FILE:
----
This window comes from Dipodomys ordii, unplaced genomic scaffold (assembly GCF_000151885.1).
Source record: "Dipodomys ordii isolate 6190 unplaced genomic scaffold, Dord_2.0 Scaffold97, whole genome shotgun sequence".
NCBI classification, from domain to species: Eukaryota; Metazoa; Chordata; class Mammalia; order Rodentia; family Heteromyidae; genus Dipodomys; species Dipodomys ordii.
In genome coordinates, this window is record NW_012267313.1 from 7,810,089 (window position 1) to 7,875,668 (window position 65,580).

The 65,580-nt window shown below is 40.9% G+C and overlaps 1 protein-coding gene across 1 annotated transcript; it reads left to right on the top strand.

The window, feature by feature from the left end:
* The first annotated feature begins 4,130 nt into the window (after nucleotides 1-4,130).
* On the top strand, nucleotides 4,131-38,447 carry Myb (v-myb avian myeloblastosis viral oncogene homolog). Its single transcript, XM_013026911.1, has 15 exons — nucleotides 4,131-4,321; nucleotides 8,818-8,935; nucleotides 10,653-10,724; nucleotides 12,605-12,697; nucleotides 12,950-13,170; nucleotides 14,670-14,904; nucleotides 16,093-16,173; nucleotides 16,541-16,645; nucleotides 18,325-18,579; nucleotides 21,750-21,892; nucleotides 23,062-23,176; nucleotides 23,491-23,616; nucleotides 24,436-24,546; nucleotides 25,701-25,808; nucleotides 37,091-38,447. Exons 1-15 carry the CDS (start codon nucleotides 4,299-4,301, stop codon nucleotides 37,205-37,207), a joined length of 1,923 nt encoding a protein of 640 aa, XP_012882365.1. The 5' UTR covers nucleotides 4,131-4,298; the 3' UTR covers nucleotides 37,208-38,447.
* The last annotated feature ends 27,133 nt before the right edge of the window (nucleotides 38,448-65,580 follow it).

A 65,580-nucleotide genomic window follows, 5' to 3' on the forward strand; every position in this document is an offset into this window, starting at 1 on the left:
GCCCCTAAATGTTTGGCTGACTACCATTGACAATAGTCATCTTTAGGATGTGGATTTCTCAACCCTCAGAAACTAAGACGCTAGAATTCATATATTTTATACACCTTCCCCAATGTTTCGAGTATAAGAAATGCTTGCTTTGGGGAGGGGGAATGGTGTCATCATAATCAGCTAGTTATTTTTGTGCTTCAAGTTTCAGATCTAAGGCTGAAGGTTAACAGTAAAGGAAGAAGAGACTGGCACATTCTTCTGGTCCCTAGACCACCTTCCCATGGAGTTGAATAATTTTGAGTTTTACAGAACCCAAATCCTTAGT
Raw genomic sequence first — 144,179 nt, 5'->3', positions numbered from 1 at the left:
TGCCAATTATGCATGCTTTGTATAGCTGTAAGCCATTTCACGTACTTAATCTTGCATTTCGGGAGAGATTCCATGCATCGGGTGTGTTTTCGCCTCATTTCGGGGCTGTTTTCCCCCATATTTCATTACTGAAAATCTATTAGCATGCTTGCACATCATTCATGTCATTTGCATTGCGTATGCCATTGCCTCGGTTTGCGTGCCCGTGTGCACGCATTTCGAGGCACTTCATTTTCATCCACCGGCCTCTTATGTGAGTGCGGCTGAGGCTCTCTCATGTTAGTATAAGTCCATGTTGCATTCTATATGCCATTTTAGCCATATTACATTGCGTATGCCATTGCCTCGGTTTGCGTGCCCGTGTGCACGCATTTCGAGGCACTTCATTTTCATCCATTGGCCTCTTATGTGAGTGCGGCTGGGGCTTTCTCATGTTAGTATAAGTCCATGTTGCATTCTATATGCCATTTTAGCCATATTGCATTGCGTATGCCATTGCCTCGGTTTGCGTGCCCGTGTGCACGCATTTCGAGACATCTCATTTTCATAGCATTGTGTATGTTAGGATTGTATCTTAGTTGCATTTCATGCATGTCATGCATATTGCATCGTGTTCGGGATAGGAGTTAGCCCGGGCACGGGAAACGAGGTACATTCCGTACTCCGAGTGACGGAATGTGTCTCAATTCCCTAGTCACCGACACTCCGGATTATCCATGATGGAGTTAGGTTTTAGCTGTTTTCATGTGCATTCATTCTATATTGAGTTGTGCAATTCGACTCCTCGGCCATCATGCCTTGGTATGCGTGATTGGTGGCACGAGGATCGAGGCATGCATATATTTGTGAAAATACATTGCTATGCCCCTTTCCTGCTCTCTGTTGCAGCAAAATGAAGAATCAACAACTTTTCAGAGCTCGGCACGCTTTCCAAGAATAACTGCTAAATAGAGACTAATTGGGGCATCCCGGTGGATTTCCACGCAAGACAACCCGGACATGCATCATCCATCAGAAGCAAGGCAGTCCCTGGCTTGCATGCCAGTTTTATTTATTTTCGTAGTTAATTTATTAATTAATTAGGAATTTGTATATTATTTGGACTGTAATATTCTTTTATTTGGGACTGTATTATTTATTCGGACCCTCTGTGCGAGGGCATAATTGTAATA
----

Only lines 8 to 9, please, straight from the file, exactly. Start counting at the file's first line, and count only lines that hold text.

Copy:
* On the top strand, nucleotides 4,131-38,447 carry Myb (v-myb avian myeloblastosis viral oncogene homolog). Its single transcript, XM_013026911.1, has 15 exons — nucleotides 4,131-4,321; nucleotides 8,818-8,935; nucleotides 10,653-10,724; nucleotides 12,605-12,697; nucleotides 12,950-13,170; nucleotides 14,670-14,904; nucleotides 16,093-16,173; nucleotides 16,541-16,645; nucleotides 18,325-18,579; nucleotides 21,750-21,892; nucleotides 23,062-23,176; nucleotides 23,491-23,616; nucleotides 24,436-24,546; nucleotides 25,701-25,808; nucleotides 37,091-38,447. Exons 1-15 carry the CDS (start codon nucleotides 4,299-4,301, stop codon nucleotides 37,205-37,207), a joined length of 1,923 nt encoding a protein of 640 aa, XP_012882365.1. The 5' UTR covers nucleotides 4,131-4,298; the 3' UTR covers nucleotides 37,208-38,447.
* The last annotated feature ends 27,133 nt before the right edge of the window (nucleotides 38,448-65,580 follow it).